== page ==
April 3, 2013

Research tracks joy, disgust over the course of 20th century literature


Alex Bentley, a professor at the University of Bristol, researched the use of emotional language over history.

NPR’s Alix Spiegel reported on a really cool project this week: essentially on a whim, a team of researchers in England started charting the frequency of words that carry emotional content in 20th century literature, with results that show distinct correlations with major world events.

Alex Bentley, the anthropologist at the University of Bristol who led the team, told NPR that they started their research without any sense of what they would find. “We were just curious,” he said, “We really expected the use of emotion words to be constant through time.” They published their findings in the science journal PLOS ONE, including charts like the one below that show some clear shifts in mood at some key moments:

This graph shows the frequency of joyful language throughout the 20th century.
Alberto Acerbi, Vasileios Lampos, Philip Garnett, R. Alexander Bentley/PLOS ONE

Perhaps not surprisingly, the 1920s show the “highest peak of joy-related words,” with a sharp decline in the late 1930s and 40s. The lowest point, in 1941, marks the US’s entry into World War II. And as Bentley points out, this data came from a vast variety of books, not just novels embracing the opulence of the Jazz Age or gloomy wartime poetry about missing limbs; many of the books surveyed were manuals or other technical books, so it seems like the emotion of the times was pervasive enough to be “creeping in,” as Bentley puts it, to areas of writing where you might not expect it.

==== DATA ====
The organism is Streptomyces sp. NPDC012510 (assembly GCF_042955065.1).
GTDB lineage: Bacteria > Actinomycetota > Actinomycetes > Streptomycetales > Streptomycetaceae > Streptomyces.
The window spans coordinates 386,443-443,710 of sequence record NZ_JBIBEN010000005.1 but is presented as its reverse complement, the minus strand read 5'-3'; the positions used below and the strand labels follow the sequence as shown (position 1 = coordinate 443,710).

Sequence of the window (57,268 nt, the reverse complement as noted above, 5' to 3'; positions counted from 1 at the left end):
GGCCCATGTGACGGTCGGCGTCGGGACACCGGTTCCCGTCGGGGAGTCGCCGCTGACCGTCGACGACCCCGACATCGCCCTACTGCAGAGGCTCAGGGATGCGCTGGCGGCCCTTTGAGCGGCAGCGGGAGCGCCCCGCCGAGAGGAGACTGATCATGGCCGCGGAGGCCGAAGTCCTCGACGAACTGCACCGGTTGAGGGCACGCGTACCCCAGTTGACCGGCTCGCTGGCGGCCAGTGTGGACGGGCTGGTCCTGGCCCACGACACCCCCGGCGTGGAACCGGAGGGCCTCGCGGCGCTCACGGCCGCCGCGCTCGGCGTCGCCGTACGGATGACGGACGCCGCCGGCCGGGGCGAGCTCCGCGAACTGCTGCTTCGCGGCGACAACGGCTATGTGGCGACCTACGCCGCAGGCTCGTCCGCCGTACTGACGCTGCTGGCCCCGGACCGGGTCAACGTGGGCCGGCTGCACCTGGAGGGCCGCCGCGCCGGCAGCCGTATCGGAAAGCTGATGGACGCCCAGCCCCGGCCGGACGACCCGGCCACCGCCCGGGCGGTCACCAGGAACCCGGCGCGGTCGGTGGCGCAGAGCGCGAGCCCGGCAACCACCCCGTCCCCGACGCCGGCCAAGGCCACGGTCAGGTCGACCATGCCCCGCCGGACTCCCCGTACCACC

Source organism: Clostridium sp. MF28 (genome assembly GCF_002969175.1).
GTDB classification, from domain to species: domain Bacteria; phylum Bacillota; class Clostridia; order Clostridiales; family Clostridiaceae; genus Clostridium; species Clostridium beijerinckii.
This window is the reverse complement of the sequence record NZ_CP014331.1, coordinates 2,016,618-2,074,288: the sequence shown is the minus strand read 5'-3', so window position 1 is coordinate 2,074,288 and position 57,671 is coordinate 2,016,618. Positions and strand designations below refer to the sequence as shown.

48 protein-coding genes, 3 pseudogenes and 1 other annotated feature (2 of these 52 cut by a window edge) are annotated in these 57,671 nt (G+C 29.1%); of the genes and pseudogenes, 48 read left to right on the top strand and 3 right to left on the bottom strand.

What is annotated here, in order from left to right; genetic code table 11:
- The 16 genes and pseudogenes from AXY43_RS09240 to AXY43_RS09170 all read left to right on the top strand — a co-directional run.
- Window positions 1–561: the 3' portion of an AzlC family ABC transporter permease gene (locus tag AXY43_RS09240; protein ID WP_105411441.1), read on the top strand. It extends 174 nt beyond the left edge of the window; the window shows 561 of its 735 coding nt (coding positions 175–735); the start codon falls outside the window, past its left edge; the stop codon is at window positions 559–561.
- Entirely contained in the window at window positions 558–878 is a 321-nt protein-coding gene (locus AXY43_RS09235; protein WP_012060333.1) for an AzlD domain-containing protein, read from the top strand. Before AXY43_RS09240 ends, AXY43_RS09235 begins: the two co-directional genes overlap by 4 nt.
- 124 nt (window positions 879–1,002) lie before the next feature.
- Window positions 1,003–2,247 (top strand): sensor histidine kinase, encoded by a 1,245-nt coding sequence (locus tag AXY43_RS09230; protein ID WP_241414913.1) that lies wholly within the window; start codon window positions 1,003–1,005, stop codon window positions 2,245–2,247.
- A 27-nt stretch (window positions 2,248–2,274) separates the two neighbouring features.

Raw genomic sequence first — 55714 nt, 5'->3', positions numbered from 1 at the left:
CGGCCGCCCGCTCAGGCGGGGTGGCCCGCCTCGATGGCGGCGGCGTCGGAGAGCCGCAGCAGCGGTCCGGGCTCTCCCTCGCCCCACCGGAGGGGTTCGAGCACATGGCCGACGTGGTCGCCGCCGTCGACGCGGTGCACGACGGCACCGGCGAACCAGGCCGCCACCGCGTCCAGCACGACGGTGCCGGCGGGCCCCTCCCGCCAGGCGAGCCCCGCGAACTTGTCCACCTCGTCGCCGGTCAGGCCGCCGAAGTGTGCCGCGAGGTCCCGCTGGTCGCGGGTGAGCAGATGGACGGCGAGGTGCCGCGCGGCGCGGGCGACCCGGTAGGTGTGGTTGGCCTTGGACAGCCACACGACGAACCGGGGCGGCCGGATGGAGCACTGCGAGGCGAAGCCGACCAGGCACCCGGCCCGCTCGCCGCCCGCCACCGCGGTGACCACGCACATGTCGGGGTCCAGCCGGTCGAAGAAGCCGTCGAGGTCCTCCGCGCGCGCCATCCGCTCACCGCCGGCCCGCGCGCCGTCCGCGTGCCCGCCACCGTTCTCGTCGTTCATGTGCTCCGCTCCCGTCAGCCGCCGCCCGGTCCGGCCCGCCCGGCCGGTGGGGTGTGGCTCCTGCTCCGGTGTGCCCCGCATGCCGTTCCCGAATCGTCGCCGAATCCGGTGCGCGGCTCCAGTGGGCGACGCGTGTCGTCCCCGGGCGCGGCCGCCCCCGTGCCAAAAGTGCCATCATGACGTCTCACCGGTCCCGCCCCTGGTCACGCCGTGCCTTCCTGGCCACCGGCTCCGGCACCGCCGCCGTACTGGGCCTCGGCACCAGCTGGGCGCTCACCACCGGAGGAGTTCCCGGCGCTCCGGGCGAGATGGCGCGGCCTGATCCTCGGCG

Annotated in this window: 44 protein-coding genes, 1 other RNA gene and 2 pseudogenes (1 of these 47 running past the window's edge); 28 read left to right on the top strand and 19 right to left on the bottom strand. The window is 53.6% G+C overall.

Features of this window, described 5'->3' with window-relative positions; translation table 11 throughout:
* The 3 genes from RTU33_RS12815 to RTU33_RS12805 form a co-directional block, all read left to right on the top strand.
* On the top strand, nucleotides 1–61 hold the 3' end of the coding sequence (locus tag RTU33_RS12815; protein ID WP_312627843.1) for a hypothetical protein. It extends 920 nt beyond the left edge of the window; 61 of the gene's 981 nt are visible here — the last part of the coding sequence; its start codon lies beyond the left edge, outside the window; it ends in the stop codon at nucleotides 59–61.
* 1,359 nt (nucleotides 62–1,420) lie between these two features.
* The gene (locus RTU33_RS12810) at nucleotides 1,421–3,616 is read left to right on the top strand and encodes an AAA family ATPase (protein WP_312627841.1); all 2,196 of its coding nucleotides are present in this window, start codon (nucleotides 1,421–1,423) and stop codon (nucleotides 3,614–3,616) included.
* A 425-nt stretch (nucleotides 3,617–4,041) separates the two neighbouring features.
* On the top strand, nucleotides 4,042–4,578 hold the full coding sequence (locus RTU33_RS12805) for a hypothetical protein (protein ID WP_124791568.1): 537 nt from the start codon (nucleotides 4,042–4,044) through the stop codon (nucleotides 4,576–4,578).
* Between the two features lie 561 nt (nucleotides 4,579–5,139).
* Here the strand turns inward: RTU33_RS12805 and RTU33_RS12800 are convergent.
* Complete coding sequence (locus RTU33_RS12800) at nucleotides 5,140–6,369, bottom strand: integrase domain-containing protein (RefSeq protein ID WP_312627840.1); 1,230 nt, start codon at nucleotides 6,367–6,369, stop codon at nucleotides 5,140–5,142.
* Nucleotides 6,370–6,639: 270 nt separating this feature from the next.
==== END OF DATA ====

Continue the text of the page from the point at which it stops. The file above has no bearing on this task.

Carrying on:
The method behind the research was fairly simple: using a Google database of digitized books, Bentley and the other researchers conducted a search for words that connote different emotions. All told, there were 224 synonyms for joy, 146 for anger, 115 for sadness, 92 for fear, 41 for surprise, and 30 for disgust. Psychologist James Pennebaker expressed excitement over this kind of language analysis, which has the potential to help us observe the mood of a culture more objectively, because “using these language samples, we are able to peg how people are feeling over time. That’s what I love about it as a historical marker, so we can get a sense of how groups of people—or entire cultures—might have felt 10 years ago, or 100 years ago.”

The other finding, perhaps surprising in this age of oversharing, is that use of emotional language has been in decline, with the exception of fear synonyms, which have been on the rise since the 1980s. (I have to think that if this research expanded to the written word on the Internet, there would be a sharp uptick in disgust synonyms as well). Bentley says he doesn’t have an explanation, because like any good nerd, he was just happy to share the data—or, presumably, cause a panic over the possibility that we’re all becoming cynical, unfeeling robots.

This graph shows the decrease in emotion-related words over the past century.

Nick Davies was a publicist at Melville House.